Dear, wise Colleen has -- as she often does -- described it well:
"it was a tough position for my husband--to have our well-credentialled professionals saying one thing and his wife saying something very different based on her research and other parents' experience. The poor guy's head was going back and forth like watching Wimbledon at our therapy sessions when I challenged our daughter's therapist. Who should he believe? The professionals? His wife? He wants to be a responsible parent but where is the safe path?"
This is the central dilemma. Parents are rarely told all the options -- in some health systems and most financial situations there are no options. We are told what the clinician in front of us believes and has on offer. THEY usually don't know there is any other way.
If, by chance or out of frustration, we go searching for more information and discover that there are plenty of other ideas out there we can't just take our marbles and leave. We have spouses and other professionals and often OUR OWN DOUBT in the face of a terrifying diagnosis we never planned to face.
There is no central authority to consult, no Whatthewhatipedia, no "See honey, I was right." It's just my intellect and instinct against yours.
Because even in the "field," there is no agreement. Not one single fact about eating disorders or their treatment. Not even the definition.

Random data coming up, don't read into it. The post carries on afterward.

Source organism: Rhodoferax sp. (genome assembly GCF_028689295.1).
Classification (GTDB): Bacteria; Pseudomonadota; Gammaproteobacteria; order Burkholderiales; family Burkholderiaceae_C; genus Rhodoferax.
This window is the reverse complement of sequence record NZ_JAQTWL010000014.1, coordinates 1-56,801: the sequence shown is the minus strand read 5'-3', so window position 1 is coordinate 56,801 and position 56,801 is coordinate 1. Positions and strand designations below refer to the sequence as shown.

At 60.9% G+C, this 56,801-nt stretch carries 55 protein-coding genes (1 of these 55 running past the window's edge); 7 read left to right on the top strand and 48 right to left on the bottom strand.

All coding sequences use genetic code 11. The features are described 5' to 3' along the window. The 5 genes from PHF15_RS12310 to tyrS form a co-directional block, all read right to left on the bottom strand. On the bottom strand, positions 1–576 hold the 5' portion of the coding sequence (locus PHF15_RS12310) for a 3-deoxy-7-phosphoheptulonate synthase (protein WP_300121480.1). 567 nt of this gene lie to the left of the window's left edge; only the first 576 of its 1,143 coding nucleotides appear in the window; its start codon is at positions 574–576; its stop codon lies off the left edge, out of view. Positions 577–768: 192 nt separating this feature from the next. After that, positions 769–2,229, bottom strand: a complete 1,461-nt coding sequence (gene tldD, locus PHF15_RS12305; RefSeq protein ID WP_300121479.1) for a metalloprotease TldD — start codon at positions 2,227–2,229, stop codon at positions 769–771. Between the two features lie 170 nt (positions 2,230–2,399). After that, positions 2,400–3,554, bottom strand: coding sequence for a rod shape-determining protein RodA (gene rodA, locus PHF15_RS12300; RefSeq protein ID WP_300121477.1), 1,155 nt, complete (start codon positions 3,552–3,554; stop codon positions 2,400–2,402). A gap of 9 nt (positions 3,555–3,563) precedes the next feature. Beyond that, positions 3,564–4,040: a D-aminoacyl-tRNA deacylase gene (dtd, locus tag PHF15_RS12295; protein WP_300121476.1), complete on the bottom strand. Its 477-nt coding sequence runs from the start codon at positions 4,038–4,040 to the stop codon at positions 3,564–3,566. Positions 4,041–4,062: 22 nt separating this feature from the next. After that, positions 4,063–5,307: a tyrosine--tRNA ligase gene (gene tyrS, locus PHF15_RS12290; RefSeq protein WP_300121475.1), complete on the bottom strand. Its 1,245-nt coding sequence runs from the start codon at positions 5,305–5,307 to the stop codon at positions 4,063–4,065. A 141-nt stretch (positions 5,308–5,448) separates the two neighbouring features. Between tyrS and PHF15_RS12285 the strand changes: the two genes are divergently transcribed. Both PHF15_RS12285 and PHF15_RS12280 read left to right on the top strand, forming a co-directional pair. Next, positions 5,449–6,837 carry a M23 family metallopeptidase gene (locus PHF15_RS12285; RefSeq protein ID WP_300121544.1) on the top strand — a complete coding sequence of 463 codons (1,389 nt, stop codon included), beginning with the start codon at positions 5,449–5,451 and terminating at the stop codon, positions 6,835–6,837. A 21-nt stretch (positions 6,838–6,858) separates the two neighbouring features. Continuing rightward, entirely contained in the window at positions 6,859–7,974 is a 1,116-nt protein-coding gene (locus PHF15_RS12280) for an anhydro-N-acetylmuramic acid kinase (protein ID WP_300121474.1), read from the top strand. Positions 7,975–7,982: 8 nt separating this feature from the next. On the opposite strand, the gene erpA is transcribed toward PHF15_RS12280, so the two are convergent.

When I ask leading thinkers on this, their answer is often "Well, the family should get a new provider because WE don't do that." Except how is a family to know which WE to choose?
Until the clinics and clinicians and health systems and insurance companies start holding one another accountable it will be left to us, the consumers -- and that means parents, folks -- to MAKE them do so. We may need to do a little re-feeding protocol: "I'm sorry this is difficult for you but we love you too much to let you continue to starve families of the support they need. We're going to sit here until you come up with some standards and some consequences for those who don't follow them. We're not going anywhere, and neither are you. One more bite now, you can do it!"